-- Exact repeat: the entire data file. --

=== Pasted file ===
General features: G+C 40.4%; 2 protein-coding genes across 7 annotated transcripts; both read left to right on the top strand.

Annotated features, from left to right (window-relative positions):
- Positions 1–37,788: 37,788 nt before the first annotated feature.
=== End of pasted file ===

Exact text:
General features: G+C 40.4%; 2 protein-coding genes across 7 annotated transcripts; both read left to right on the top strand.

Annotated features, from left to right (window-relative positions):
- Positions 1–37,788: 37,788 nt before the first annotated feature.